Samsung becomes the first brand in the world to demonstrate MRAM technology for in-memory computing, putting it at the forefront of a highly innovative technology race.
Samsung, the world’s largest memory chip maker, has announced that it has become the world’s first to demonstrate MRAM (Magnetoresistive Random Access Memory) technology for in-memory computing.
The research was the result of collaboration between SAIT (Samsung Advanced Institute of Technology), Samsung Foundry and Samsung Semiconductor R&D. And the importance of this milestone is such that The study has been published in the prestigious scientific journal Nature.
Normally, the data is stored in memory chips (DRAM) and is processed by a CPU or an AP (Application Processor). But nevertheless, data storage and computing are done on the same chip with in-memory computing.
Since it is not necessary to transfer data from memory to processor and vice versa, a lot of time is saved. Data processing within memory is carried out in parallel, which represents significant energy savings.
Samsung claims that MRAM technology will be ideal for fields such as artificial intelligence processing.
Other in-memory computing solutions such as PRAM (Phase-change Random Access Memory) and RRAM (Resistive Random Access Memory) have been demonstrated around the world, but MRAM had been difficult to test, until now.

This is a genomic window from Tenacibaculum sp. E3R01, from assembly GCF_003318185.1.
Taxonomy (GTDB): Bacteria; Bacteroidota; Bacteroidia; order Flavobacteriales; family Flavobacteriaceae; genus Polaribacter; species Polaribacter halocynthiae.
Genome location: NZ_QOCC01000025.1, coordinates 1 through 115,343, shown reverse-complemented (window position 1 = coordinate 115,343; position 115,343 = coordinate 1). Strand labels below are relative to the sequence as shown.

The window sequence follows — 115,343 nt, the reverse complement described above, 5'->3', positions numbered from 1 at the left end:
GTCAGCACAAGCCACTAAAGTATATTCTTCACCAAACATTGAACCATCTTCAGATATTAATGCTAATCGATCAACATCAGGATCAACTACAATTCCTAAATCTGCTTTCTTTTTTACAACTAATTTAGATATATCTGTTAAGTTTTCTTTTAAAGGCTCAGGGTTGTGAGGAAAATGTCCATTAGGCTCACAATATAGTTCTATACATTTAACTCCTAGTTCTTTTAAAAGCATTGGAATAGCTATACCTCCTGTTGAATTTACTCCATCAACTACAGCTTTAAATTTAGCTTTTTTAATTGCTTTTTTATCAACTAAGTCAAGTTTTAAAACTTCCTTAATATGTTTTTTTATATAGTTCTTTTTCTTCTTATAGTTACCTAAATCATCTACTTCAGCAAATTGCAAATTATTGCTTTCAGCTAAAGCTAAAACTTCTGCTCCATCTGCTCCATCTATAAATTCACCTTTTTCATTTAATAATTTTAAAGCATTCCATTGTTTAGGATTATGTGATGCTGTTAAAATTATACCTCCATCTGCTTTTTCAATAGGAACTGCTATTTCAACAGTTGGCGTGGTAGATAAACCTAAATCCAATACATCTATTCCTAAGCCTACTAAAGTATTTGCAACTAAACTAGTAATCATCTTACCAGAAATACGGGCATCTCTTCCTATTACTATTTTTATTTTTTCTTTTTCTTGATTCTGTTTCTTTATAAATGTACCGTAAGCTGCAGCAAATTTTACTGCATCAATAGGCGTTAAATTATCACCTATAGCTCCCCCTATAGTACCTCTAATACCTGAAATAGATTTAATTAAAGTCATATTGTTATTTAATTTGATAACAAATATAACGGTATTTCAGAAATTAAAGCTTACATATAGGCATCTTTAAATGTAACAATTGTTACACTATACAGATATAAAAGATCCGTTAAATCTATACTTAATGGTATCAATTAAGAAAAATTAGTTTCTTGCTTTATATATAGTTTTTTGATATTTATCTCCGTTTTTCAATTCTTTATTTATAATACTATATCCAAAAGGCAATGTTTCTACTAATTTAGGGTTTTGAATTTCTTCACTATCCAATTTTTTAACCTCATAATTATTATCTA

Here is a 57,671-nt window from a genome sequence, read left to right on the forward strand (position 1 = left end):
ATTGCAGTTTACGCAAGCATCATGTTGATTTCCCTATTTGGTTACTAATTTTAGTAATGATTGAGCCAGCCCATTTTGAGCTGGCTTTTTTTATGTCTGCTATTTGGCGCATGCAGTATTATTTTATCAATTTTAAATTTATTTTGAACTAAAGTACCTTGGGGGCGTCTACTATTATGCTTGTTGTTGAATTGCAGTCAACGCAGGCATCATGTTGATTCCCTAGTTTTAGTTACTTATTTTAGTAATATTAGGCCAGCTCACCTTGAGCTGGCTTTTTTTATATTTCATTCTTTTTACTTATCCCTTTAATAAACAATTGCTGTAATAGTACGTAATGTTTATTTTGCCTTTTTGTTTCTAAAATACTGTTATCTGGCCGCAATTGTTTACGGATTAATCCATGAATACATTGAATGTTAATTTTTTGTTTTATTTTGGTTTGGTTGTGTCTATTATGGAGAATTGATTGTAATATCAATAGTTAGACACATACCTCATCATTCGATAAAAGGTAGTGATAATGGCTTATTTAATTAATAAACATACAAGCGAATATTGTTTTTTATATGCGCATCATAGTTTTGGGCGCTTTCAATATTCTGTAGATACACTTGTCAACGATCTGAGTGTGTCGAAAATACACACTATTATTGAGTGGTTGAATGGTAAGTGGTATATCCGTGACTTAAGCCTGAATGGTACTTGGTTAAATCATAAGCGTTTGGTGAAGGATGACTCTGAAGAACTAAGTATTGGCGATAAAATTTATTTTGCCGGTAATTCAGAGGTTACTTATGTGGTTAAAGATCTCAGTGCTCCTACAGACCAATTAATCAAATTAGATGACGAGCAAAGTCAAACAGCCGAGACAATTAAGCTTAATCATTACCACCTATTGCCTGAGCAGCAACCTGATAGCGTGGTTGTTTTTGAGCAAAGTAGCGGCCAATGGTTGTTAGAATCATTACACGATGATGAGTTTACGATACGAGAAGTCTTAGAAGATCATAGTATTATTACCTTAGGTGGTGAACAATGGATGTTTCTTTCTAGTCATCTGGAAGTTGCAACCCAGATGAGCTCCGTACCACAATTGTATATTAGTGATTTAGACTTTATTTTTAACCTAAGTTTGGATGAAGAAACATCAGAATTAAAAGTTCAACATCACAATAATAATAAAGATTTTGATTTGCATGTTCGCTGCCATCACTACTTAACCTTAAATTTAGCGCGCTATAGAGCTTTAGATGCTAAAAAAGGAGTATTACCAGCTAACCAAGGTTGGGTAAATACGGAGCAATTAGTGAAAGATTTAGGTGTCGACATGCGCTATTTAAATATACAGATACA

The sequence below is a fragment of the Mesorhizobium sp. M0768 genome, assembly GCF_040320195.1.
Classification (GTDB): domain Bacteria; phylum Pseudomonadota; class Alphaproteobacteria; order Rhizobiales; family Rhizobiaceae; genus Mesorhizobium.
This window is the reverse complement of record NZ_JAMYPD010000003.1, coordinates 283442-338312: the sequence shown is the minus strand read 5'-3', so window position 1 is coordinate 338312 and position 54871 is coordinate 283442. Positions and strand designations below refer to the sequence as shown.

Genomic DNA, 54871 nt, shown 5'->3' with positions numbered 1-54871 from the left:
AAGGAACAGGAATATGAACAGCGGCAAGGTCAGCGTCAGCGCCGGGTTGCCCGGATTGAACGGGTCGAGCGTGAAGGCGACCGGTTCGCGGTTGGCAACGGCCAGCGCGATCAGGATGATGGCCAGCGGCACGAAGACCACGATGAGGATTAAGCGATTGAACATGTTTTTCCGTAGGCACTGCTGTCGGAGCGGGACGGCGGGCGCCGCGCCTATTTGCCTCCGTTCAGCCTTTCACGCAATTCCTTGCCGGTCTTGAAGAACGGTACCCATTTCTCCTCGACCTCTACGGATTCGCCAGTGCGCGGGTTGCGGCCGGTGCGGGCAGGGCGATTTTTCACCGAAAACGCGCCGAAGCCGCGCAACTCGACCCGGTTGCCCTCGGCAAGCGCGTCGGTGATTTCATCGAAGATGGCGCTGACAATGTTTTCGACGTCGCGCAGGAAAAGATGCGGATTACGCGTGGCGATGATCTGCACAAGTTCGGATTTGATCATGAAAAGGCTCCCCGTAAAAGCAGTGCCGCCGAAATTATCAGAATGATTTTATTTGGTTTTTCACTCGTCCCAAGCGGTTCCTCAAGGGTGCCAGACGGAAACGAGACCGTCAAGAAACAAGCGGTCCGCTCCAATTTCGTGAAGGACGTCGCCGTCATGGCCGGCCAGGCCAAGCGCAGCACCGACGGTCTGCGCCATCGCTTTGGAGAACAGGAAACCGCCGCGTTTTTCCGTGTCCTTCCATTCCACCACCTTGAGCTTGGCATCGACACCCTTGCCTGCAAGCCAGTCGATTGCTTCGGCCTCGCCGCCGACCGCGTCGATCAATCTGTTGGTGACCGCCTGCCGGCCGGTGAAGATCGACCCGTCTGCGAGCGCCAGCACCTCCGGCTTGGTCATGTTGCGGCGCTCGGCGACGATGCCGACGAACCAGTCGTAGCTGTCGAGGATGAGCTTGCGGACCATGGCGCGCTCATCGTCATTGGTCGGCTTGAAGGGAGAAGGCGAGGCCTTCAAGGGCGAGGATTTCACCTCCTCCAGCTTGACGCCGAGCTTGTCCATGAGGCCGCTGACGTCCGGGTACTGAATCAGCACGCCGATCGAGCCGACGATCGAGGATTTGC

Despite the non-volatile nature of MRAM, its high operating speed, and its endurance, it was difficult to use for in-memory computing due to its low endurance.. It was also impossible to use the energy efficiency advantage of MRAM in a standard memory computing architecture.
Now, Samsung has created a solution to the problem thanks to its innovative new architecture. The South Korean company has developed an MRAM matrix chip that uses resistance summation rather than standard current summation.
The new solution counteracts the problem of small resistances of individual MRAM devices. The company’s new MRAM computing tested by running AI applications, it was 98% accurate in sorting handwritten digits and 93% in the detection of faces in images.
Samsung claims its new technology can be used to make energy-efficient AI chips.